Totems: Symbols that Guide the Spirit #amwriting #timetravel

Totems: Symbols that Guide the Spirit #amwriting #timetravel

I’ve spent a lot of time thinking about how to write this blog. Wanting to keep it brief yet still lend appropriate relevance to the idea of Totems as Symbols in our lives. The vastness of the subject will require many more postings.

For now, I will refrain from in-depth technical explanations of philosophical and religious analogies except to explain that the word ‘totem or totemism” comes for the word “ototeman” in the Ojibwe language, which means “brother-sister kin.” Thus, the animal, plant, or other object we select as totem(s), or that selects us, share a brother-sister kinship of spirit. They are known as our spirit guides.

Even people claiming to have no spiritual affiliations often have totems in their lives, though they may call them something else. It might be something as simple as a lucky coin, a flower that recalls special memories (such as a pot of African Violets,) or a type of animal to whom we feel a special connection (especially wild creatures.) Perhaps a certain animal or other item appears repeatedly in your life and becomes the symbol/totem messenger.

Often, we do not understand their relevance or the message their presence brings. The significance may emerge over time to reveal a deeper meaning or may simply remain a thing that brings peacefulness when encountered.

Personally, I have several totems. Their presence and relevance might change based on any number of circumstances. One of my totems is the butterfly. Anyone who knows me well, knows I have an affinity with these creatures. Butterflies are powerful symbols representing life, change, endurance, resurrection or transformation. Some old-world symbolism references considered butterflies spirits of the dead delivering messages to the living.

In my life, they’ve been known to birth in my apartment, land on me while standing still, and in other situations, and even die in mass on the outside wall of my home. That event was transformative in that I moved shortly thereafter. Yes, there was a scientific reason for that event, but no less significantly spooky and one I decided not to ignore.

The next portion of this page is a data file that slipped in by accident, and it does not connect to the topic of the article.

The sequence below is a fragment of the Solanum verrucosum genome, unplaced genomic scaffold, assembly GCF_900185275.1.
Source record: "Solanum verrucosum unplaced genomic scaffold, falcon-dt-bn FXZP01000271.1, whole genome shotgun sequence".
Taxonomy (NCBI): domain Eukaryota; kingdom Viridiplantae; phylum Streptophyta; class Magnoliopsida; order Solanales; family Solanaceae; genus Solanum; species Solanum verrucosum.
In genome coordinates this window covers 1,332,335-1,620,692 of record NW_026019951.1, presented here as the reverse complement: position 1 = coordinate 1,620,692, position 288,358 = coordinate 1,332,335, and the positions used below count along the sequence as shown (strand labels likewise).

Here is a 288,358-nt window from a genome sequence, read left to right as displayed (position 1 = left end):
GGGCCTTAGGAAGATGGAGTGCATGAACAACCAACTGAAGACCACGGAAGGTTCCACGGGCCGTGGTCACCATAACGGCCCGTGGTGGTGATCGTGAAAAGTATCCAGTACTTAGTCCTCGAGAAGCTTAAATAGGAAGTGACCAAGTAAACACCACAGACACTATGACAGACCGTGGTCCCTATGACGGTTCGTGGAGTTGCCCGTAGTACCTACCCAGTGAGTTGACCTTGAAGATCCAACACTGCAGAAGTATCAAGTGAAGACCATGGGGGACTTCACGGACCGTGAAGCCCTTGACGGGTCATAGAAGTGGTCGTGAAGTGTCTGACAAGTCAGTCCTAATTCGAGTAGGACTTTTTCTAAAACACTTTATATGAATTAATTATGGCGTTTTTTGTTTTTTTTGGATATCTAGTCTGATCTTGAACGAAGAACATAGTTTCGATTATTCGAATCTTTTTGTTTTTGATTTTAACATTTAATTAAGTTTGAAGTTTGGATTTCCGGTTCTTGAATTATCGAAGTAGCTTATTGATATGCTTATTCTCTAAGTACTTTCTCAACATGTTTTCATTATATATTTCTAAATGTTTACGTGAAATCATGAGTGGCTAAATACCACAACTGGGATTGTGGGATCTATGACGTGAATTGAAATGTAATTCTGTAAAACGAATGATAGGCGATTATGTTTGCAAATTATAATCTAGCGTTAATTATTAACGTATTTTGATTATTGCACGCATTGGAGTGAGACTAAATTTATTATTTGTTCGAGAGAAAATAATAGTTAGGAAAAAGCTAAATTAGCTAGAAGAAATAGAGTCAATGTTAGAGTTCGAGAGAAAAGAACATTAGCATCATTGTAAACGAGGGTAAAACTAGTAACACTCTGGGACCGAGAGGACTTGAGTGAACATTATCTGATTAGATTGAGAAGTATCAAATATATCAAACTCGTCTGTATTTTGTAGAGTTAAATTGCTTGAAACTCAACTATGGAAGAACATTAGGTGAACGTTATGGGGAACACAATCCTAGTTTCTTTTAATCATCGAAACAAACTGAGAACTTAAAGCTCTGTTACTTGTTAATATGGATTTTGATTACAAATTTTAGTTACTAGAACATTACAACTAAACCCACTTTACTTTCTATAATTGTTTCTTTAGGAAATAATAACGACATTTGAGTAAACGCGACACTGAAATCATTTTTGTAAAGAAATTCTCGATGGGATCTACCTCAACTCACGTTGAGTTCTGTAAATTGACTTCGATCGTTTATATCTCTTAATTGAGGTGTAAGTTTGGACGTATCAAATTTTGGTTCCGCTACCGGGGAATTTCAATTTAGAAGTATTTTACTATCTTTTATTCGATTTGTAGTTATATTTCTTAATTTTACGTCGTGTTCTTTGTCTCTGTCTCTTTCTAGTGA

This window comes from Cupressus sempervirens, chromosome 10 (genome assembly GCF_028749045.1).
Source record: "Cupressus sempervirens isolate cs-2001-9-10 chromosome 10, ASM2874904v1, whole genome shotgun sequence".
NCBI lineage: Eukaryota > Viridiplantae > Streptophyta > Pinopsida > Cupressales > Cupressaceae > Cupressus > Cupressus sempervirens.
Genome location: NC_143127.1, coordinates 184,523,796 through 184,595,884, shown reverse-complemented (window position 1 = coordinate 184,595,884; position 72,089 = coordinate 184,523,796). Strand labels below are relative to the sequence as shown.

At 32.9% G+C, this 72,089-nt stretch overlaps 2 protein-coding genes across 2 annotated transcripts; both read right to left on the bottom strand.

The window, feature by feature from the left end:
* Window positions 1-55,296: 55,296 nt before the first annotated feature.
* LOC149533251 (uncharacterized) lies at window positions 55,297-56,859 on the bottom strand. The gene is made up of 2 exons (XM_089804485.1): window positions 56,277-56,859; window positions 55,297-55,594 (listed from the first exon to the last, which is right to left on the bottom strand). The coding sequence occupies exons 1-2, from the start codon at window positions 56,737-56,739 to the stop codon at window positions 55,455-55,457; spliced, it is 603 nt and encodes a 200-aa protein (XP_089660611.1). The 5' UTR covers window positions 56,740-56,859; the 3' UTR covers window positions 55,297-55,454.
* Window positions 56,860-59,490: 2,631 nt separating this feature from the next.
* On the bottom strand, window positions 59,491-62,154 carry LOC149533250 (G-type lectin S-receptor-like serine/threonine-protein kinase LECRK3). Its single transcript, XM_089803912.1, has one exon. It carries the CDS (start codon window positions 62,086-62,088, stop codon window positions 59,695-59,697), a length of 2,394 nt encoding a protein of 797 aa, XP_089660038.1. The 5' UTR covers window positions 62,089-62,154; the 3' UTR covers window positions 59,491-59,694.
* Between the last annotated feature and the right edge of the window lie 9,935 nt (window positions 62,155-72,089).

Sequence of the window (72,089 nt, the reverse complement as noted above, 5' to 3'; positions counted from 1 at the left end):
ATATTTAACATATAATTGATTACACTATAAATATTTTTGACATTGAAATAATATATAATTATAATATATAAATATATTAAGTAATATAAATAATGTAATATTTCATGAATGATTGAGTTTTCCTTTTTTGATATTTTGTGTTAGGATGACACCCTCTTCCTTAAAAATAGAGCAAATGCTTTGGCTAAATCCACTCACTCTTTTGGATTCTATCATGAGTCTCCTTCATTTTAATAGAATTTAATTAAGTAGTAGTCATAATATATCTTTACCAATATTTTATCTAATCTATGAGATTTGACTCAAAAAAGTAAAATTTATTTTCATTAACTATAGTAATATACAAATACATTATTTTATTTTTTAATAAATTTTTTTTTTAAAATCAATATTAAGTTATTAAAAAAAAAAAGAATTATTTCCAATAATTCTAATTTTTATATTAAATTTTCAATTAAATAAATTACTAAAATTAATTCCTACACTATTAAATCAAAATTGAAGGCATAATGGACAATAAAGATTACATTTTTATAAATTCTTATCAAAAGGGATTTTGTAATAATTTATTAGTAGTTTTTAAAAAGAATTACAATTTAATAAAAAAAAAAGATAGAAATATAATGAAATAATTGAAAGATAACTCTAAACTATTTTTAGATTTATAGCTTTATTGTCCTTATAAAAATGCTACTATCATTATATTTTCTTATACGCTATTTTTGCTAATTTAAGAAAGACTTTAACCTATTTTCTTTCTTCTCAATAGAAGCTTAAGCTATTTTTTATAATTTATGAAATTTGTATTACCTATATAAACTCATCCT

Their mythological significance in my life is still being revealed to me, but I believe they always carry the transformative message of hope. So, I’m calling on my butterfly totems to aid in the transformation of my current story. Only partially joking!

As I write this blog, I realize I haven’t incorporated a butterfly in any of my stories…yet. That will change in the future, probably in my next series.

Symbolism adds depth, mystery, and always some elemental truth to the story, plot, characters, and foreshadowing of a story. Every writer relies on symbolism, myth, and totems that, when viewed under the story’s structure, reveals something about the characters or the setting. They are the symbol that might bind a group together. As a writer, they speak to you, they speak to your characters, and when really working, they speak to the reader. In each incident, the message will be specific to the observer, and will always reveal a hidden truth. They represent the act of taking something from shadows into light.

I’d love to hear your views on this topic. What are the totems in your life?

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